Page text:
The same can be said for Whedon's stab at character-deepening backstory, a promising development with too little follow-through. One of the film's new characters is Russian beauty Wanda Maximoff (Elizabeth Olsen), who has the ability to instill nightmares in the minds of her victims that dredge up their deepest fears. A mere touch to the head and Black Widow relives her childhood training as an assassin and Captain America shares a dance with former flame Peggy Carter (Hayley Atwell) at the V-Day celebration he never got to attend. Wanda and her speed demon brother Pietro (Aaron Taylor-Johnson) especially have it in for Stark, the former military weapons manufacturer they hold responsible for the death of their parents.
The memorable moments from Age of Ultron acknowledge that we're a dozen deep in Marvel movies, so buying a ticket to the next in line will seem less of a cultural obligation if we care about the characters. In a clever second-act surprise, the Avengers go into hiding, but instead of hunkering down in a secret high-tech lab, they pull up a chair on Hawkeye's farm, which includes a wife and children.
Whedon also slows down for some romance although it's not entirely clear why Black Widow would be interested in the Hulk's bespectacled alter ego, Bruce Banner (Mark Ruffalo, representing what little heart and melancholy the series can muster). And in a particularly Whedon-esque poke at the male ego, Stark, Clint “Hawkeye” Barton, and a cameoing James “Rhodey” Rhodes (Don Cheadle) take turns trying to lift Thor's hammer (note: not as dirty as it sounds).
'Avengers: Age of Ultron' shows that Marvel Cinematic Universe 'is starting to wear thin'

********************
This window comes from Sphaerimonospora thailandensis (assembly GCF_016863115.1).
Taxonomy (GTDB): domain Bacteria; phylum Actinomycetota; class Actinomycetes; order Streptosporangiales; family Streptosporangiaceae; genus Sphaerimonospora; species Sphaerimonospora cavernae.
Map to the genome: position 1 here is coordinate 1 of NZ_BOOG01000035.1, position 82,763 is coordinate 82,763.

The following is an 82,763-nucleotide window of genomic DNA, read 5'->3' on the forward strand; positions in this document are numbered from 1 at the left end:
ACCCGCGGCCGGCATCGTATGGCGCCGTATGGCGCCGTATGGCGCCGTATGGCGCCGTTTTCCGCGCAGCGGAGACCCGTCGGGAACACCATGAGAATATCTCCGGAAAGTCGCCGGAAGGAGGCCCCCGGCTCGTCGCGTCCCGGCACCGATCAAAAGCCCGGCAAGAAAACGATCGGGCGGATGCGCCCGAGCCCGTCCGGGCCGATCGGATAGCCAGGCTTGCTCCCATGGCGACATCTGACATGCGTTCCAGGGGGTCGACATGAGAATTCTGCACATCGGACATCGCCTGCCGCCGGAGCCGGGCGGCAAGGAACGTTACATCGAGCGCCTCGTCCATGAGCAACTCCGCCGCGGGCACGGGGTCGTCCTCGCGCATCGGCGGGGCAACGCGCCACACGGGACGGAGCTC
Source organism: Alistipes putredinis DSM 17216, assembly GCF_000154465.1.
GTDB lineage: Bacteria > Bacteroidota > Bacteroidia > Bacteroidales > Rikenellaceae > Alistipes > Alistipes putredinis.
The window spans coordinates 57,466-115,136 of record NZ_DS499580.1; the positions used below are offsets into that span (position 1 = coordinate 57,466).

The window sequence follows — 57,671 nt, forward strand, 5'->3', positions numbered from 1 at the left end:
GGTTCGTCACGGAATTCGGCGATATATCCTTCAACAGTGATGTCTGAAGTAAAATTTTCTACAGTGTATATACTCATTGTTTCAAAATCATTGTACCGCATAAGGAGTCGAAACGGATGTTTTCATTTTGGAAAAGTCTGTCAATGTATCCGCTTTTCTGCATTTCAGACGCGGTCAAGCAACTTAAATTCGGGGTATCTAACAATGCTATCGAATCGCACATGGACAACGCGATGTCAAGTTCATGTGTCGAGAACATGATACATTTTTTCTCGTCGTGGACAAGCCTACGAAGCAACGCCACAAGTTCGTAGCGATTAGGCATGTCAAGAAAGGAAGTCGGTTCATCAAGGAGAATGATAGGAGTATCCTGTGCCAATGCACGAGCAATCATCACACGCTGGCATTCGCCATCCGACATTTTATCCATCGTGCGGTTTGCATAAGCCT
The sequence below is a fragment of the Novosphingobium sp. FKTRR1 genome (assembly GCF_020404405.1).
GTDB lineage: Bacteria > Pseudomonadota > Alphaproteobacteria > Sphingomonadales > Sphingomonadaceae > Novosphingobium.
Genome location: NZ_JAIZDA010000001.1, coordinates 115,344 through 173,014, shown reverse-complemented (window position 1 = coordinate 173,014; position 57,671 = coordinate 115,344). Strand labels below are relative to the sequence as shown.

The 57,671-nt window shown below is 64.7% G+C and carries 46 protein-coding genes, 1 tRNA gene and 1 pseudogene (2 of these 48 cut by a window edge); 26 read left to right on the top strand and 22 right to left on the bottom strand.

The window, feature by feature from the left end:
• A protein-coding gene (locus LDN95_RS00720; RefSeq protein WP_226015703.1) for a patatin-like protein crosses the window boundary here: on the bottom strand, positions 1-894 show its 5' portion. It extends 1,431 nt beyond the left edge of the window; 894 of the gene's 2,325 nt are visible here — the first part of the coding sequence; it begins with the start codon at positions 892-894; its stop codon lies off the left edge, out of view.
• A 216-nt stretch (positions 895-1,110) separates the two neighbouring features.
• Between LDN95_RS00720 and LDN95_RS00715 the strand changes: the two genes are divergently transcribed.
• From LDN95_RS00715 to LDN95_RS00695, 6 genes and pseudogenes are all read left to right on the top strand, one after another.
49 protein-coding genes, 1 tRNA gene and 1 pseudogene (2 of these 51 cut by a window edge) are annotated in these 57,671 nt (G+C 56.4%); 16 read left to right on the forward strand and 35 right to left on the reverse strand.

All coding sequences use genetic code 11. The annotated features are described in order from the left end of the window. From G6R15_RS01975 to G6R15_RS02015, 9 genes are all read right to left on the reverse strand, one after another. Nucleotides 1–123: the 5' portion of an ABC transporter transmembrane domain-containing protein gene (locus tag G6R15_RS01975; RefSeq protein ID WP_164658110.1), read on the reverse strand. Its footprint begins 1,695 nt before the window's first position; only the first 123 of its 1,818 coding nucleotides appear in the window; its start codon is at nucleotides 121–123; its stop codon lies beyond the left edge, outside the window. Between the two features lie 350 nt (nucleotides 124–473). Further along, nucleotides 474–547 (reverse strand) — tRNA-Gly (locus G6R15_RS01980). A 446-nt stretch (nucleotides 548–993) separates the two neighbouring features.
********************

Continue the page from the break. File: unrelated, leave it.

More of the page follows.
Otherwise, to quote a Marvel creation who has been poorly treated on the big screen, “it's clobbering time” – with the audience the ones getting clobbered. Yes, Whedon might find the coolest angle to shoot a kick or a punch, and he might provide Stark with the wittiest post-fight bon mot, and he might have fanboys salivating as the Hulk and a ridiculous-looking, bulked-up Iron Man pummel each other through Johannesburg. But at no point is there a melee that takes place anywhere unique or surprising. The big action finale, as thrilling as it is rote (right down to the crying little boy who needs a heroic, last-second save) is most notable for introducing The Vision (Paul Bettany), a floating, red-skinned something-or-other who at least adds some spice to an otherwise pro forma fade out.
Removed from its place in the impressive and downright historic Marvel Cinematic Universe, Avengers: Age of Ultron is a marvelous machine, filled with energy, wit, and good old-fashioned fun. If it had been the first Avengers movie, we'd be screaming for a sequel. But the Avengers series isn't intended solely to stand on its own. It's a mothership made to spew out characters and storylines that, we're now officially starting to worry, threaten to feel same old, same old. In that respect, the Avengers films play a great short game, but their long game is starting to wear thin.
Avengers: Age of Ultron (2015).
Dir.: Josh Whedon.
Scr.: Joss Whedon, based on characters created by Stan Lee and Jack Kirby.
Cast: Chris Evans. Chris Hemsworth. Mark Ruffalo. Jeremy Renner. Scarlett Johansson. Robert Downey Jr. Don Cheadle. Elizabeth Olsen. Aaron Taylor-Johnson. James Spader (voice). Paul Bettany. Cobie Smulders. Hayley Atwell. Andy Serkis. Idris Elba. Anthony Mackie. Claudia Kim. Stellan Skarsgård. Julie Delpy. Thomas Kretschmann. Chris Luca. Samuel L. Jackson. Josh Brolin. Linda Cardellini. Henry Goodman. Stan Lee.
'Avengers: Age of Ultron' images
- Chris Evans as Captain America and Chris Hemsworth as Thor in Avengers: Age of Ultron.
- Joss Whedon directing Scarlett Johansson on the Avengers: Age of Ultron set.
- Elizabeth Olsen as Avengers: Age of Ultron's Scarlet Witch.
Credit: Jay Maidment / Marvel Studios / Walt Disney Studios.
Avengers: Age of Ultron cast information via the IMDb.